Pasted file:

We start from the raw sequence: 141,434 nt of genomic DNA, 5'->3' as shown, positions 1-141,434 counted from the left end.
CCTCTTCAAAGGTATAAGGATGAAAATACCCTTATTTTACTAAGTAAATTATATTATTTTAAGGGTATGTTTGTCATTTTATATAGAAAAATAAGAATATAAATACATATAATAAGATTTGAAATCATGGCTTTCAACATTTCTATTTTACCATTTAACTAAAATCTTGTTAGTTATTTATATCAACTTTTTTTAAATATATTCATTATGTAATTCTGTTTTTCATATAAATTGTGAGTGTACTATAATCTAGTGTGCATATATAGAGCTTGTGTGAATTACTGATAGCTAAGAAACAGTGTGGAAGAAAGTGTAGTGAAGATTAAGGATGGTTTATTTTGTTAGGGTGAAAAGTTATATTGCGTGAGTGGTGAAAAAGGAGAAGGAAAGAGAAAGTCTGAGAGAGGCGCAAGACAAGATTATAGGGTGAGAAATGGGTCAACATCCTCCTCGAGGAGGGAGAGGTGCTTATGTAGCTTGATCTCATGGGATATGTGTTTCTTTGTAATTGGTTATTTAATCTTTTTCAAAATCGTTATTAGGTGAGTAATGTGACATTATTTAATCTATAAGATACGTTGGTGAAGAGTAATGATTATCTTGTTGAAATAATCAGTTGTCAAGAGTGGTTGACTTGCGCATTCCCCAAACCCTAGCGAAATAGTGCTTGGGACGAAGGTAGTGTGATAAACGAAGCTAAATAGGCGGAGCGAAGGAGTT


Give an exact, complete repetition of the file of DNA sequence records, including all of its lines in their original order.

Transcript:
We start from the raw sequence: 141,434 nt of genomic DNA, 5'->3' as shown, positions 1-141,434 counted from the left end.
CCTCTTCAAAGGTATAAGGATGAAAATACCCTTATTTTACTAAGTAAATTATATTATTTTAAGGGTATGTTTGTCATTTTATATAGAAAAATAAGAATATAAATACATATAATAAGATTTGAAATCATGGCTTTCAACATTTCTATTTTACCATTTAACTAAAATCTTGTTAGTTATTTATATCAACTTTTTTTAAATATATTCATTATGTAATTCTGTTTTTCATATAAATTGTGAGTGTACTATAATCTAGTGTGCATATATAGAGCTTGTGTGAATTACTGATAGCTAAGAAACAGTGTGGAAGAAAGTGTAGTGAAGATTAAGGATGGTTTATTTTGTTAGGGTGAAAAGTTATATTGCGTGAGTGGTGAAAAAGGAGAAGGAAAGAGAAAGTCTGAGAGAGGCGCAAGACAAGATTATAGGGTGAGAAATGGGTCAACATCCTCCTCGAGGAGGGAGAGGTGCTTATGTAGCTTGATCTCATGGGATATGTGTTTCTTTGTAATTGGTTATTTAATCTTTTTCAAAATCGTTATTAGGTGAGTAATGTGACATTATTTAATCTATAAGATACGTTGGTGAAGAGTAATGATTATCTTGTTGAAATAATCAGTTGTCAAGAGTGGTTGACTTGCGCATTCCCCAAACCCTAGCGAAATAGTGCTTGGGACGAAGGTAGTGTGATAAACGAAGCTAAATAGGCGGAGCGAAGGAGTT